Designer, illustrator, screen-printer and “portraiture” artist, Aaron Scamihorn says he has a mixed media love affair with typography and serigraphy. His work can be found on gig posters for bands like CAKE, Queens of the Stone Age; reppin’ roller derby tournaments; and illustrating striking expressions from celebrities and iconic films. His use of rigorous texture and bold color pallets really slap you in the face.
The Indianapolis-based designer, also known as Ronlewhorn online (and on XBOX), works professionally for creative agency MediaSauce, conquering design, branding and illustration for an array of clients.
Inspired Mag got a hold of Scamihorn to chat about his distinctive illustration work, the collaborations he’s made (and hopes to make) with other artists and why he prefers creating a portraiture of a flawed face, with a little character to tell a story.[infobox margin_bottom="0" margin_top="0" border_radius="all" color="white" title=""] This is a series of interviews created in collaboration with our friends from Doejo – a new kind of creative agency, powered by an amazing collective of talent and technology. [/infobox]
1. You’ve collaborated with some amazing creative groups like The Silver Screen Society and The Roving Cinema. Who are you dying to collaborate with but haven’t yet? And what draws you to their work?
I love a good collaboration. Nothing is better than the amalgamation of unique minds and talents. I’m always down for interesting initiatives and unique opportunities. If I had one person individually that I would love to do work with it would be Aaron Draplin. The dude’s sheer passion and boisterous badassery is infectious. His nod to the aesthetic of the past paired with precise iconography of today is something I strive for in my own work. As a fellow Aaron that is big, bearded & born in the Midwest, I think we could make some pretty rad stuff together.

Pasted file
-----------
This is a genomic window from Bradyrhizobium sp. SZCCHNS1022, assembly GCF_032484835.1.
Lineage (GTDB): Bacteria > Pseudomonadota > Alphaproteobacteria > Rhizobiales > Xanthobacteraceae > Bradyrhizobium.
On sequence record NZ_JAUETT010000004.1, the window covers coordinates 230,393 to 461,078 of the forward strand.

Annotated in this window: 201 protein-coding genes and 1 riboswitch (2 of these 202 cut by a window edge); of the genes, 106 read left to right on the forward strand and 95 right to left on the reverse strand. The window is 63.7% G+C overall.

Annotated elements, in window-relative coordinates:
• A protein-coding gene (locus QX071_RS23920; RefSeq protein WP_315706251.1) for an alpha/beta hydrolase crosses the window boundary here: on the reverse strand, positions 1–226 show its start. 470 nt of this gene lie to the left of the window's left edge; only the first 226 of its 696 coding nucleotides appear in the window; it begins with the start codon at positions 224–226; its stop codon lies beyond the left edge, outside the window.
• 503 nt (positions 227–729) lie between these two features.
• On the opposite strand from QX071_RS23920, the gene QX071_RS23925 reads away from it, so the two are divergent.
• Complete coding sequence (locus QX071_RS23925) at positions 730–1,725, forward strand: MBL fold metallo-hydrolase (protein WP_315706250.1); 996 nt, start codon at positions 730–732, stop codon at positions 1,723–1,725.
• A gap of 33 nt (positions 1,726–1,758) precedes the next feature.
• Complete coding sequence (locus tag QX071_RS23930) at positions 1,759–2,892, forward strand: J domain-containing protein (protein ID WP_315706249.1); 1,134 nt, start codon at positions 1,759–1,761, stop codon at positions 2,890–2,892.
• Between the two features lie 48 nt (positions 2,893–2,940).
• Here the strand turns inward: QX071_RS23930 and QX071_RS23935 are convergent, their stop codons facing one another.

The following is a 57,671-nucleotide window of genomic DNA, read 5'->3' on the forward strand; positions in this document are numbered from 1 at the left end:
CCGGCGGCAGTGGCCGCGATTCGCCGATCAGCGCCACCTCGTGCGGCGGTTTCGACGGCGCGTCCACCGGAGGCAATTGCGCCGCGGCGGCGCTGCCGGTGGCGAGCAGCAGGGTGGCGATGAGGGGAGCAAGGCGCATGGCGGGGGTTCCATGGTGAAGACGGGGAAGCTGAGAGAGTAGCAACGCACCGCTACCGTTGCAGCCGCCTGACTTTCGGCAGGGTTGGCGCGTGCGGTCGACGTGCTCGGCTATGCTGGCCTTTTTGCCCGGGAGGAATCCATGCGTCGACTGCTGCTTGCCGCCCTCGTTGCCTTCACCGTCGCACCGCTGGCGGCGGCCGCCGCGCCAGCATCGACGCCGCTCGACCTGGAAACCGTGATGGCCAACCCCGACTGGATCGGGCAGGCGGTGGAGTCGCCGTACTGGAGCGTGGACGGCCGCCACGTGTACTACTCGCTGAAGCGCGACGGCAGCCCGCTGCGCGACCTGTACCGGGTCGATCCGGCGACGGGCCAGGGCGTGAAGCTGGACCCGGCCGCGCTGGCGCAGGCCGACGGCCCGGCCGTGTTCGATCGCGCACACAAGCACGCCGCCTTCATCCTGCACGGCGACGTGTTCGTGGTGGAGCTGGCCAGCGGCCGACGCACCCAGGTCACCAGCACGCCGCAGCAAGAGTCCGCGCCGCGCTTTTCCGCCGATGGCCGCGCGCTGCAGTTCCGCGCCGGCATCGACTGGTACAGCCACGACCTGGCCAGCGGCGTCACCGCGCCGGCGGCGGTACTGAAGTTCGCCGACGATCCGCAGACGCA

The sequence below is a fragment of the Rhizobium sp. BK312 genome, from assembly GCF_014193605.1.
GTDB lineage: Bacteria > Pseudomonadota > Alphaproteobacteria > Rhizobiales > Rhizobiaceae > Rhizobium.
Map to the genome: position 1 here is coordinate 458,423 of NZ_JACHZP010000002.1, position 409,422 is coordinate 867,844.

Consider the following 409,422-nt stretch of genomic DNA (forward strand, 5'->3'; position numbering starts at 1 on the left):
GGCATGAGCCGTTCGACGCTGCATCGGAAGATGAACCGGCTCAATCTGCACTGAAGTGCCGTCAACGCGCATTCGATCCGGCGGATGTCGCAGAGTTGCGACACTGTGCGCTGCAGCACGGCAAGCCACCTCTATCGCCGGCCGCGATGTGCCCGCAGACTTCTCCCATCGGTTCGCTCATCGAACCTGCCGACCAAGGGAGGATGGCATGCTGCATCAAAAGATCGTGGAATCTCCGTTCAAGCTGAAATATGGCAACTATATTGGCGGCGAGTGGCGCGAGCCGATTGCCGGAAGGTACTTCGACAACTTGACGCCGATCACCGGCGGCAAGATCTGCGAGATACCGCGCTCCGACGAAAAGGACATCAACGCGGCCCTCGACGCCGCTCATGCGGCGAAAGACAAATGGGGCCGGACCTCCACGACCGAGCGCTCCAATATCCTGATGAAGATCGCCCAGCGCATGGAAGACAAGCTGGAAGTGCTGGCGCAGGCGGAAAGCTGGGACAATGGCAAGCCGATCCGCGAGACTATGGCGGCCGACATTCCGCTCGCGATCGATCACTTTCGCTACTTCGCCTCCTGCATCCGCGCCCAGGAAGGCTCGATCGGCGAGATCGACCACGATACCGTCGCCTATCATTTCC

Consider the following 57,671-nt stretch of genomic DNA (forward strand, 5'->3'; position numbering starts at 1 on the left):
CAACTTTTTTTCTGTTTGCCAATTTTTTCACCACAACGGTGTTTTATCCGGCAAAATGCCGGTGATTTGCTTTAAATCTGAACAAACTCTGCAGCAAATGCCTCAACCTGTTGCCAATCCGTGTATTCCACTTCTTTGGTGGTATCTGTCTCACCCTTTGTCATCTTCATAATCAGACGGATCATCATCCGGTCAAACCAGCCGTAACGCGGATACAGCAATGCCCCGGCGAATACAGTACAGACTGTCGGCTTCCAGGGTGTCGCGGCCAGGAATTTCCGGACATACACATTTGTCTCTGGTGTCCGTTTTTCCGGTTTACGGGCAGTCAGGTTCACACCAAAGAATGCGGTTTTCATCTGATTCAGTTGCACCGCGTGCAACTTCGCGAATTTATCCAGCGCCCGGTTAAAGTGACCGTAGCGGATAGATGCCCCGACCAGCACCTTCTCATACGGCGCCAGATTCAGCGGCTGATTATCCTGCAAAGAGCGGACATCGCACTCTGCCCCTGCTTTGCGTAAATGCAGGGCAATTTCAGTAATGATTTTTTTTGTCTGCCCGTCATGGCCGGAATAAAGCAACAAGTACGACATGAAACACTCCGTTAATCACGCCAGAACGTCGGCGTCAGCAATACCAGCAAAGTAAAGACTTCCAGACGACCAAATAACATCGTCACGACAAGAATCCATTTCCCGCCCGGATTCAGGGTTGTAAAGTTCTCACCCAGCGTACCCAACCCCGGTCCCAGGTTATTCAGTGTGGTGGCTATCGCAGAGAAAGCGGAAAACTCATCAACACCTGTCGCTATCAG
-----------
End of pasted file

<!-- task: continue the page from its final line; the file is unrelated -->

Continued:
2. Gig posters seem to be a passion of yours as well. What are your favorite bands and more importantly, who would be your dream commissioned artist/band print?
The whole screen printing thing just happened one day when I realized something was missing. I’d been staring at these pixels too long and I needed to get my hands dirty and produce something physical. Having played in garage punk bands since I was 13, I’ve always felt at home in a crowd of musicians and music fans. I set my bass down a couple years ago and sold my rig to buy a new iMac. Gig posters are my way to keep doing what I love and stay plugged in to the scene. I love everything from helping a band I truly believe in to getting to work with some of my favorite musicians such as CAKE. I’m a huge fan right now of bands that have kept a flair for the punk of our youth while blending it with classic rock & roll: Bayside & The Gaslight Anthem are at the top of my list for who I’d love to do gig posters with. I have also been on about a 2-Year kick where I can’t stop listening to Frightened Rabbit. I’d love to work with them. And, of course there are my favorite bands I’ve listened to since the 80′s when I first started buying my own music that are still doing their thing today such as MxPx & NOFX & Rancid.